Oh yeah, E-Bay. That’ll make all the difference

August 11, 2009

I love this article. So, Cash for Clunkers is a great success!! Marvelous!

http://www.marketwatch.com/story/gm-girds-for-a-post-clunker-world-2009-08-10?siteid=rss&rss=1

That’s what people said when GM tried out employee pricing for the masses. Big success, except, of course, all those people who bought cars at discount prices then were out of the market for a car for years. So, future sales dropped off by more than expected, and, of course, they didn’t make any profit on the discounted sales in the first place.

Now this is the same thing, except the US taxpayer is picking up the discount, which in GM’s case means. . .I don’t know what it means, except if you work for GM or live in Detroit then it’s probably good for you. Otherwise, it’s good or the buyers. Taxpayers? I’m not so sure.

Although, I have to redo my stone walkway, and I would really appreciate it if the federal government would pay for the work.

And if this legislation is about saving Detroit, then there are probably more direct ways to do this, as six of the top 10 selling cars under this program are not made there, and only one (number 10) is made by General Motors.

http://money.cnn.com/2009/08/04/autos/cash_for_clunkers_cars/index.htm?section=money_topstories

So, from GM’s perspective the US government has created a subsidy to buy its competitors cars, but the author of this article thinks it’s a good thing, because GM will be able to sell cars to the rest of us via Ebay instead of through the thousand or so dealers it closed for economically murky reasons.

Because we all know that car data has been hard to get via the Internet (is that a new thing?) and having a nearby dealership to take your car for warranty service doesn’t factor into consumer purchase decisions.

Well, hopefully, the Chevy Volt will prove to be a popular car. You probably recently read it gets 230 miles per gallon, which is an amazing achievement for an electric car.

Wait a minute. If the car is electric, then what’s it use gas for? Glad you asked. The batteries are only good for 40 miles. It has a backup engine to charge the batteries beyond that.

The figure they reported today is some combination of expected city driving while mixing battery and engine use. What’s the mileage per gallon when using he engine? They didn’t say, but I’m sure it’ll be worth shelling out $40,000 for.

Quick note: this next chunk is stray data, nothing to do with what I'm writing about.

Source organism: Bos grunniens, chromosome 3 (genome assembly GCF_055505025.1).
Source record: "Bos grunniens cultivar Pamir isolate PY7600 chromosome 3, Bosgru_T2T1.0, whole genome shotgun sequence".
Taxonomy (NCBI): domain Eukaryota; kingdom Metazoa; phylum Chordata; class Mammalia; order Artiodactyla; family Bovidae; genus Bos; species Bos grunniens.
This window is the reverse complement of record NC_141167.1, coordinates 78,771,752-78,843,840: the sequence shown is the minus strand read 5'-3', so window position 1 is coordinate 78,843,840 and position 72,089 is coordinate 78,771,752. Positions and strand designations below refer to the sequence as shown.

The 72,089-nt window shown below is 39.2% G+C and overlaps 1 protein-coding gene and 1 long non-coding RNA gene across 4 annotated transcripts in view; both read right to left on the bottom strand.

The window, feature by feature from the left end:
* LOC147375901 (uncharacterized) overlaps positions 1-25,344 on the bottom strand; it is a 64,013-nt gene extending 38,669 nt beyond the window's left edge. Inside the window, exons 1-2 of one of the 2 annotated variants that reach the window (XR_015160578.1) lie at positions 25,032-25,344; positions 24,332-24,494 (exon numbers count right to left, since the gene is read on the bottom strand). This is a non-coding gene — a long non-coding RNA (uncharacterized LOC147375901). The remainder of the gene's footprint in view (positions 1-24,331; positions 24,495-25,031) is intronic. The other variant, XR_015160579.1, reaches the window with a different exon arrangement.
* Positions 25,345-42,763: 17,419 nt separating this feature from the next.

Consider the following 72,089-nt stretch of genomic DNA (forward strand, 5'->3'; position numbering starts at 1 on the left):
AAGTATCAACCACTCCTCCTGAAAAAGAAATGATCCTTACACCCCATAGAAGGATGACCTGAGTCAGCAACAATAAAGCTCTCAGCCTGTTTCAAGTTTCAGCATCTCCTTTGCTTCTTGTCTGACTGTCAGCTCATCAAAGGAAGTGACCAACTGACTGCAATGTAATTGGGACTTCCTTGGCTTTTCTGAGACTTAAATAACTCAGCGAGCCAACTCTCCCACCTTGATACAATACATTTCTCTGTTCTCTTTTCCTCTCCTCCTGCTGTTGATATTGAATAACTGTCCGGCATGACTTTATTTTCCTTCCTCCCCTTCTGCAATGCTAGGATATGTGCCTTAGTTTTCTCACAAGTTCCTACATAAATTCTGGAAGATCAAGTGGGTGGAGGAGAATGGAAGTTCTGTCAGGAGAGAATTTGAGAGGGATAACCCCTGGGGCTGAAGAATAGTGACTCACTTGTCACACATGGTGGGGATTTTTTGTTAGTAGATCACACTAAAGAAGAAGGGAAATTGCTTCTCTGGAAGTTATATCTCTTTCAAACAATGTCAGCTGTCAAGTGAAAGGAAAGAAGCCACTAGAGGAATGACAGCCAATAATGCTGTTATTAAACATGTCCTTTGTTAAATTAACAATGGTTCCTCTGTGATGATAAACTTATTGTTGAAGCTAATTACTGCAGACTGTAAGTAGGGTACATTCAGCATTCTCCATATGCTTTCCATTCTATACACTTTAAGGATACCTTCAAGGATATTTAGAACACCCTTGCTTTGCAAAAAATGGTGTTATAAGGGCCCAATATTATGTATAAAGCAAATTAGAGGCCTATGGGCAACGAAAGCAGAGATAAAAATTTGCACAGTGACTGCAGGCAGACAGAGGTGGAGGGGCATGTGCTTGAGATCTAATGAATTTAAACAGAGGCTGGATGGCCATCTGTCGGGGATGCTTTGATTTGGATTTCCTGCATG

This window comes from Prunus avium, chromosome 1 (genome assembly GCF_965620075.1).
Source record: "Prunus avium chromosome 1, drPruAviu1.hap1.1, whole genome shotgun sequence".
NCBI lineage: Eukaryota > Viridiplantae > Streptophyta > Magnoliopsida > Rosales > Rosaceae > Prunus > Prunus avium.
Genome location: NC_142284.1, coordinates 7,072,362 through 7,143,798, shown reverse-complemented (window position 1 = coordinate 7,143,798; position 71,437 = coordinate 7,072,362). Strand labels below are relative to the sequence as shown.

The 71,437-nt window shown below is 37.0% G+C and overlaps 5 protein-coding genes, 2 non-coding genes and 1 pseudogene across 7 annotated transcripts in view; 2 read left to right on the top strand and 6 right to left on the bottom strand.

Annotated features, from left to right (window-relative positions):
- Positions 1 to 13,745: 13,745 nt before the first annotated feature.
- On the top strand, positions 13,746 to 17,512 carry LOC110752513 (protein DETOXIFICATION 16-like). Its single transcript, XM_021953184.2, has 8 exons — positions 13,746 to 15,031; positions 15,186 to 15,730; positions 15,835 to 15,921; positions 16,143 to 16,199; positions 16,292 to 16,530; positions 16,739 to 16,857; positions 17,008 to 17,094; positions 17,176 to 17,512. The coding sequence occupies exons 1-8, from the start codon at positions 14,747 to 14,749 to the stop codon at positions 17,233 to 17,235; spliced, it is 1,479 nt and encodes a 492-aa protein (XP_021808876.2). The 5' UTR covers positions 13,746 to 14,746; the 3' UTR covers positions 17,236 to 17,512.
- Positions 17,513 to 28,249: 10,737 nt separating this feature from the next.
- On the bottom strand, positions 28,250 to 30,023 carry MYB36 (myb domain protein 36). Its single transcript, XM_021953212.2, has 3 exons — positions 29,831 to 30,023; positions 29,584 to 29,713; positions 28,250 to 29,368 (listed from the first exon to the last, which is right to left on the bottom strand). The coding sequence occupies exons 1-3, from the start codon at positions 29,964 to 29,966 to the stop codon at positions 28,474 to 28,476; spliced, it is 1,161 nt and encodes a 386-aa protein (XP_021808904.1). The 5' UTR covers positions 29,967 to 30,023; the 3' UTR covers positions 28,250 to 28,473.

http://money.cnn.com/2009/08/11/autos/volt_mpg/index.htm?postversion=2009081116

On the other hand, Tesla Motors, isn’t hedging its bets. It is putting all its money into the electric side of thing, producing a roadster that gets 244 miles per charge. I could see how that could be a drawback if I want to go 500 miles in a day, depending on how long it takes to recharge.

On the other hand Tesla made a profit of $1 million in July by selling 109 cars. Now, granted their selling a very expensive car, but think about that for a second.

From the press release: “The highly acclaimed Roadster — faster than a Porsche and twice as energy efficient as a Toyota Prius – is the only highway-capable electric vehicle for sale in North America or Europe. It’s the first production EV to travel more than 200 miles per charge and the first US- and EU-certified Lithium-Ion battery electric vehicle. With an estimated range of 244 miles per charge and zero tailpipe emissions, it offers supercar performance with a clean conscience.”

It sells for about $100,000.

It’ll be very interesting to see if they are able to scale up their operation.

http://www.teslamotors.com/media/press_room.php?id=1734

While they’re scaling up their operation maybe they can explain how they had $20 million in revenues on sales of 109 cars being sold for $100,000 apiece. Financing?

But if I had to bet on the future of GM or Tesla, my money would be on the latter.

Oh, believe it or not, Tesla is selling their cars on the web! Wow! There goes another of GM’s competitive advantages.

 

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